Built in 1742 for Newport’s growing fishing fleet, Bannister’s Wharf is now a thriving shopping scene.Photo Credit : courtesy of Discover Newport
1. Ogunquit, Maine
In Ogunquit, folks plan each summer day according to the tides. Halfway between high tide and low tide, when the current of the Ogunquit River flows swiftly out to the Atlantic, people congregate on the flat stretch of sand that rolls down to the riverbank. Soon the mass of beachgoers are in the river—less chilly than the ocean, but still a bracing wake-up call. They carry an assortment of flotation devices: rafts, boogie boards, and inner tubes.
I lie on my back, take my wife’s hand, and laugh like a 6-year-old as a fast current carries us around a bend. The ride ends far too quickly, and I wade through the shallow waters back to shore. When the little girl in front of me shouts, “Let’s do it again,” I echo her enthusiasm.
Though the ocean temperature averages 63 degrees in August—almost 10 degrees lower than the water temperature on Connecticut’s Long Island Sound—Ogunquit rates as our top beach town in New England.
Want to plop down your towel? How about a wide swath of sand just east of Ogunquit’s lazy river? Ogunquit Beach stretches some three and a half miles from the center of town all the way to more remote sections called Footbridge and North beaches.
No matter where you stay along the Route 1 strip in Ogunquit, it’s within easy walking distance to the beach. That’s a prerequisite for being a world-class beach town, yet you’d be surprised how few New England communities can boast that beach-town ideal: the ability to walk from your hotel to the beach, and onward to classic seafood shacks and boutiques lined with the wares of local artisans.
I like to stay on the lower portion of Shore Road, which juts out from Route 1, where I can stroll to the main beach, stores, and restaurants in the town center, with the added pleasure of being only steps away from the Marginal Way’s mile-long cliff walk.
I book a room at the The Beachmere Inn, where morning yoga on the sprawling lawn rewards me with exquisite beach views; from there, a small gate opens onto the Marginal Way’s paved path, accessible to all. As the trail climbs, glorious vistas open up onto a rugged Maine coastline, a scene that Winslow Homer would convey brilliantly a half-hour drive up the road in Prouts Neck.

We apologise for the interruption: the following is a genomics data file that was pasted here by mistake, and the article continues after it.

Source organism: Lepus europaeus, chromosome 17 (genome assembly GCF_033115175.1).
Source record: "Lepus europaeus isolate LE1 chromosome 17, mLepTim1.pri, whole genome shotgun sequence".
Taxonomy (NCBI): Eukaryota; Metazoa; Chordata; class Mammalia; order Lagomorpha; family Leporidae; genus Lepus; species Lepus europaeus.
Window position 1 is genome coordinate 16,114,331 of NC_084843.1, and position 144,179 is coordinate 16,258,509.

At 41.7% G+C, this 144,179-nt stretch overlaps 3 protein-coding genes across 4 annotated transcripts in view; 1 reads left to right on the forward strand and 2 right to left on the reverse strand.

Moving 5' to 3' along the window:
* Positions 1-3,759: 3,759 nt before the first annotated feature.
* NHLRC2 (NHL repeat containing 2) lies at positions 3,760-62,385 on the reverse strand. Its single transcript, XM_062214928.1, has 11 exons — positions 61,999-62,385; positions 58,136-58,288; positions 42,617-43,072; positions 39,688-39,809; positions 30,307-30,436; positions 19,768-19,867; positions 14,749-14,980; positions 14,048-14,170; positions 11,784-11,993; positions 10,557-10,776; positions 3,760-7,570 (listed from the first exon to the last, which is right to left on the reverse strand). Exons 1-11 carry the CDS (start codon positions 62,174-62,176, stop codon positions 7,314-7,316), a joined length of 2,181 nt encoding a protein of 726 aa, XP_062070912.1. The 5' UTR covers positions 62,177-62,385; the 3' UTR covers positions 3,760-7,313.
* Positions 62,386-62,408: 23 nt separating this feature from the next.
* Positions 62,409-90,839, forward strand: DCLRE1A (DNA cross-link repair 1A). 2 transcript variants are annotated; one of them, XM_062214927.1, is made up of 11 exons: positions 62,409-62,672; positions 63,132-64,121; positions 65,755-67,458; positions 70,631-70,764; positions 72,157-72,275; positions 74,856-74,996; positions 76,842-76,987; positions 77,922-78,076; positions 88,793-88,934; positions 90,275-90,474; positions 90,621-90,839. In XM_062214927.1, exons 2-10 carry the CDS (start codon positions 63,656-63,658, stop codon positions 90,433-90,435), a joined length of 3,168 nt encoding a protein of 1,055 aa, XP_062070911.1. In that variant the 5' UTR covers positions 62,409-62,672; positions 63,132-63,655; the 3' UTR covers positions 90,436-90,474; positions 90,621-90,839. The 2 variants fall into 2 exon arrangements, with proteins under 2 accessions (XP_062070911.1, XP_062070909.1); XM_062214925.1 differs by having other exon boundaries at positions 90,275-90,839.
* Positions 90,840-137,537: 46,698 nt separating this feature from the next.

I smell sweet beach plums as I walk past the twisted branches of a century-old cedar tree, dwarf pines that somehow have survived the brunt of winter gales, and benches atop the bluffs, perfect for watching cormorants and sailboats.Below, small beaches favored by young families are buttressed between jagged rocks. On one of these spits of sand, I meet Al Korman drying off after a swim. “On a hot day, there’s nothing like a jump in that water,” Korman says. “The ocean breeze is the best kind of air conditioning.”
On a drive up to Acadia National Park 17 years ago, Korman had a flat tire in Ogunquit and fell in love with the place. Retired now, he spends winters in Florida but returns to the Maine village every summer. “When I’m in Florida,” he adds, “I dream about this place.”
Eventually I reach Perkins Cove at the top of the Marginal Way (south of the town center), home to a handful of seafood restaurants, including the beloved lobster-in-the-rough joint Barnacle Billy’s. Place your order for clam chowder, lobster rolls, and steamed clams, and grab a table outside overlooking the lobster boats, as you listen for your number. The clam chowder has a thin, milky broth, chock-full of clams and potatoes. The lobster roll is served on a hot buttered bun, full of claw meat.